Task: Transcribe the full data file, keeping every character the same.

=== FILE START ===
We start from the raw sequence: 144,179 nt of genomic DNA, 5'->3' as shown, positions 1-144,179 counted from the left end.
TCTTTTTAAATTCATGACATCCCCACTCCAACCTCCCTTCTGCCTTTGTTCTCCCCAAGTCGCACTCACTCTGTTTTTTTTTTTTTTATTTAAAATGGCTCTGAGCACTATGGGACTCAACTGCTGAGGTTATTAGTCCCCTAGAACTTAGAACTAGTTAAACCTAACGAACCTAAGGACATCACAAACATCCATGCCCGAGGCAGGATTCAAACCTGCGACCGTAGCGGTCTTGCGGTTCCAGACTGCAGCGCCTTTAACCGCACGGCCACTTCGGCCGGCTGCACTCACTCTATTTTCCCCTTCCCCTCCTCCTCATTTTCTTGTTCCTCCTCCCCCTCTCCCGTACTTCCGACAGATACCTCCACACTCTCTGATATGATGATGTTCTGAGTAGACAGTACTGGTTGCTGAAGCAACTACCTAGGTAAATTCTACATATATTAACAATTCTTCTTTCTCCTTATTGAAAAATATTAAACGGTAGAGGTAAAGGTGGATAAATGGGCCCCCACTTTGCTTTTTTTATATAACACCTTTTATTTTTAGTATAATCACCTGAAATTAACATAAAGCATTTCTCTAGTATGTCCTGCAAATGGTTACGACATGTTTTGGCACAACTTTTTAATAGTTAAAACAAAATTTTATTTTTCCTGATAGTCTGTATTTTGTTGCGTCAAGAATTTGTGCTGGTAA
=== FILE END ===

We start from the raw sequence: 144,179 nt of genomic DNA, 5'->3' as shown, positions 1-144,179 counted from the left end.
TCTTTTTAAATTCATGACATCCCCACTCCAACCTCCCTTCTGCCTTTGTTCTCCCCAAGTCGCACTCACTCTGTTTTTTTTTTTTTTATTTAAAATGGCTCTGAGCACTATGGGACTCAACTGCTGAGGTTATTAGTCCCCTAGAACTTAGAACTAGTTAAACCTAACGAACCTAAGGACATCACAAACATCCATGCCCGAGGCAGGATTCAAACCTGCGACCGTAGCGGTCTTGCGGTTCCAGACTGCAGCGCCTTTAACCGCACGGCCACTTCGGCCGGCTGCACTCACTCTATTTTCCCCTTCCCCTCCTCCTCATTTTCTTGTTCCTCCTCCCCCTCTCCCGTACTTCCGACAGATACCTCCACACTCTCTGATATGATGATGTTCTGAGTAGACAGTACTGGTTGCTGAAGCAACTACCTAGGTAAATTCTACATATATTAACAATTCTTCTTTCTCCTTATTGAAAAATATTAAACGGTAGAGGTAAAGGTGGATAAATGGGCCCCCACTTTGCTTTTTTTATATAACACCTTTTATTTTTAGTATAATCACCTGAAATTAACATAAAGCATTTCTCTAGTATGTCCTGCAAATGGTTACGACATGTTTTGGCACAACTTTTTAATAGTTAAAACAAAATTTTATTTTTCCTGATAGTCTGTATTTTGTTGCGTCAAGAATTTGTGCTGGTAA